The Fall of Gandolin – JRR Tolkien – Book Review
Oct 4, 2018
By : Deseretnews
“FALL OF GONDOLIN,” by J.R.R. Tolkien, edited by Christopher Tolkien, illustrated by Alan Lee, Houghton Mifflin Harcourt, 304 pages
In his 94th year, Christopher Tolkien presents readers with what he states will be the final volume of his father’s unpublished works; and, appropriately, it is based on the earliest tale Tolkien wrote concerning Middle-earth in the Elder Days, “The Fall of Gondolin.” Written in 1916 (or possibly 1917), Tolkien later referred to it in a letter to W.H. Auden as “the first real story of this imaginary world.”
And a powerful story it is.
The first part of the volume, “The Original Tale,” covers just over 70 pages. It tells the story of the Tuor, cousin of Túrin and father of Eärendil, and his search for Gondolin, the hidden city of the Elves; his marriage to Idril, daughter of Gondolin’s king; and the savage destruction of the city by the forces of Melko (Melkor, who becomes Morgoth in the later histories).
The tale is told in a highly stylized, archaic tone that at times seems almost to merge into a conscious re-creation of Anglo-Saxon alliterative poetry. Speaking of the folk of Gondolin, Tolkien wrote: “ … small were they and slender and very lithe. They were swift of foot and surpassing fair; sweet and sad were their mouths, and their eyes had ever a joy within quivering to tears … .” The language is less accessible than readers familiar primarily with “The Hobbit” or “The Lord of the Rings” might expect, but it lends a sense of distance and epic grandeur to an moving tale of quest, discovery and ultimate betrayal and devastation.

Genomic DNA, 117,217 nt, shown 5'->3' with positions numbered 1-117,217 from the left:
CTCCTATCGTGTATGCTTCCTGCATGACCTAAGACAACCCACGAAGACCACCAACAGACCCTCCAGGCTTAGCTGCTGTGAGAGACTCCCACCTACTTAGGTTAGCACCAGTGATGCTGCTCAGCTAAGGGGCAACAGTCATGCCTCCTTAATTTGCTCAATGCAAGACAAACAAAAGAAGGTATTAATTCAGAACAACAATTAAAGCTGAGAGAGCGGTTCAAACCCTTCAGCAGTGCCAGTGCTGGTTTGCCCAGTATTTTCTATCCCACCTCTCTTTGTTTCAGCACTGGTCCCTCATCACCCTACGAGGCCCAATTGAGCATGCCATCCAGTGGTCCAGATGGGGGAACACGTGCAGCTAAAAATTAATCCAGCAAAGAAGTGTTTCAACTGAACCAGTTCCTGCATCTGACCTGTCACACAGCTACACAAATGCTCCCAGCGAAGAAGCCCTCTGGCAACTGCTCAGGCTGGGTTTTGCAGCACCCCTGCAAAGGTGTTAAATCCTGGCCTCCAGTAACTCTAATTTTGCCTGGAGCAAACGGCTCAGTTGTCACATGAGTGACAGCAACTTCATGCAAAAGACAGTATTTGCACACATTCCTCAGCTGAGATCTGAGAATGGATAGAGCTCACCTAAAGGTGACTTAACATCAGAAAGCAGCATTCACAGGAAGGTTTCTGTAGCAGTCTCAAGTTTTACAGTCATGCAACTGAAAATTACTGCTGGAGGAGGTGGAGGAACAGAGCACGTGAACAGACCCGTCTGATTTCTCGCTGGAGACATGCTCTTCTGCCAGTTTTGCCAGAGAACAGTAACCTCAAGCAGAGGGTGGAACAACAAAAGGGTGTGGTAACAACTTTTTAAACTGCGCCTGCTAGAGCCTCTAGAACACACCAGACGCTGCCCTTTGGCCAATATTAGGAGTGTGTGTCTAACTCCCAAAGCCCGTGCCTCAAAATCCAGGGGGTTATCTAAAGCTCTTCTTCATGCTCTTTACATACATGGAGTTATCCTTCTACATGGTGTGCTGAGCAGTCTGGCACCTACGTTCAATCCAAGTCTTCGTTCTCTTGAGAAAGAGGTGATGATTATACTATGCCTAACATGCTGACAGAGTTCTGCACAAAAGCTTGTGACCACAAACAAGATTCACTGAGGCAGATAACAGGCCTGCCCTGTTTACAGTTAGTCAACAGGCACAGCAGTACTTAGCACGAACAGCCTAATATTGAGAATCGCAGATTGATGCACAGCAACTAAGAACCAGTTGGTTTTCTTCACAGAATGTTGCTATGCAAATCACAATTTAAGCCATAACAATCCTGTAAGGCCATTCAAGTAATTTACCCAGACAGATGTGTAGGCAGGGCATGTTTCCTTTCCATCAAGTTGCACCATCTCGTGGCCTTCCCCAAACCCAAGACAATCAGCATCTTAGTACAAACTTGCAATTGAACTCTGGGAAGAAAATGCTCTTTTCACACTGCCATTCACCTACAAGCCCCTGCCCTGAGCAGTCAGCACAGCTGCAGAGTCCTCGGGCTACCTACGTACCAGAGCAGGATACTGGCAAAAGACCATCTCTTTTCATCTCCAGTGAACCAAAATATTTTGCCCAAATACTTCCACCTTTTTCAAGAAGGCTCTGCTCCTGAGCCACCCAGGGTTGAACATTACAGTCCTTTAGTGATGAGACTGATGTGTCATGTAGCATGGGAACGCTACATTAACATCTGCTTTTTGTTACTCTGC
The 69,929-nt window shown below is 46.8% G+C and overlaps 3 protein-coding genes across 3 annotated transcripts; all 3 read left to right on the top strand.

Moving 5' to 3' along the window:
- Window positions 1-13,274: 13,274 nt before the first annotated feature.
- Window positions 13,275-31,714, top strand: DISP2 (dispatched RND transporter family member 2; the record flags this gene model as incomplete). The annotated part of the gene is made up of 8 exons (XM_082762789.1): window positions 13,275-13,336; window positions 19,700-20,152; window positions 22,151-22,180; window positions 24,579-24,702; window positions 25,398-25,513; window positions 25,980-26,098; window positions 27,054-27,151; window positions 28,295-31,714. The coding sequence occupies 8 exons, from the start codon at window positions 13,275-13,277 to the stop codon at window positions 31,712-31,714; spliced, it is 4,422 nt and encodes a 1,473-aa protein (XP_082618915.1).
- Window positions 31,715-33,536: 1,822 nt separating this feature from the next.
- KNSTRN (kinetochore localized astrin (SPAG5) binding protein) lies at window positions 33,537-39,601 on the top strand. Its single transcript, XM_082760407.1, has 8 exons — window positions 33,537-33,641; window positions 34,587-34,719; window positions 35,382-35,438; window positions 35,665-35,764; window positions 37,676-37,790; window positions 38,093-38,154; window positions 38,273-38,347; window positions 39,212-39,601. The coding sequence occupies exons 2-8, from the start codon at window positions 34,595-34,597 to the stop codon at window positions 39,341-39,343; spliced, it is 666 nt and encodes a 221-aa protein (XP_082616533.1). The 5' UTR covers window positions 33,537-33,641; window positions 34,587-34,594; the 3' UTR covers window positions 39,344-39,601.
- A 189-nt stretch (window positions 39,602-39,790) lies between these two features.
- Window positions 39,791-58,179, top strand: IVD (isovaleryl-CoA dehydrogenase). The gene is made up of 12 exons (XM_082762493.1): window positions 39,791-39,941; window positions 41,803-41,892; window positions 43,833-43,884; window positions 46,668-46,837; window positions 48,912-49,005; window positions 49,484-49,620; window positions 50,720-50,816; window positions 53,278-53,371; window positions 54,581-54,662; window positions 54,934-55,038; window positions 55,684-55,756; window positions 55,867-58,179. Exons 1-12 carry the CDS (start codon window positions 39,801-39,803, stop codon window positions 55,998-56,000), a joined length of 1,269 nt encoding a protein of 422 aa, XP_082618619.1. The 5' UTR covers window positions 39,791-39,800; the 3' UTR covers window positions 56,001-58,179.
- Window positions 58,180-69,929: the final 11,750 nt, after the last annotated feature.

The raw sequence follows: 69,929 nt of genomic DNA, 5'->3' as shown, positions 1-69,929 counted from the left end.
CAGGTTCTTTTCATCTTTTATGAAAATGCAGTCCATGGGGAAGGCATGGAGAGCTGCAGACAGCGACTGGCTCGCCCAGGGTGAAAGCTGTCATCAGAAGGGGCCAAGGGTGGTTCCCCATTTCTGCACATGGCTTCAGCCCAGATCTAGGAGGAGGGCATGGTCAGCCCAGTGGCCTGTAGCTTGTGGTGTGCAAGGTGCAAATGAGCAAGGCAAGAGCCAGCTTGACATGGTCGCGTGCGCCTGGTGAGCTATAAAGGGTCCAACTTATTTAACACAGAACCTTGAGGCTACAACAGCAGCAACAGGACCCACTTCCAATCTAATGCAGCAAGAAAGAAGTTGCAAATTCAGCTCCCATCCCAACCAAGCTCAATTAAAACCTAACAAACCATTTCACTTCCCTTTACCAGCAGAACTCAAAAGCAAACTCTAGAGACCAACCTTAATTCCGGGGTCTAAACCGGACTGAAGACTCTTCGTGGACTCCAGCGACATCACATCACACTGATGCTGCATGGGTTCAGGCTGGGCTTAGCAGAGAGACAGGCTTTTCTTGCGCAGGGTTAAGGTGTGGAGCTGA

The following 90 pages demonstrate chronologically how and where Tolkien expanded and compressed the story over the next 35 years. These accounts draw from scattered notes and fragmentary sketches, culminating with the final entry “The Last Version,” composed in 1951 and left unfinished. These are followed by Christopher Tolkien’s commentary and his concluding thoughts. And completing the volume: additional notes, a glossary, an index to names (particularly useful given Tolkien’s penchant for altering names over the years and giving characters multiple names), and a fold-out map identifying key locations in Middle-earth.
“The Fall of Gondolin” is fascinating, both as a glance into the backgrounds that make Middle-earth such a vibrant landscape and for its insights into Tolkien’s earliest interests. The remainder of the volume presents a textbook view of the unfolding imagination that would culminate in the complexity of “The Lord of the Rings” and “The Silmarillion.”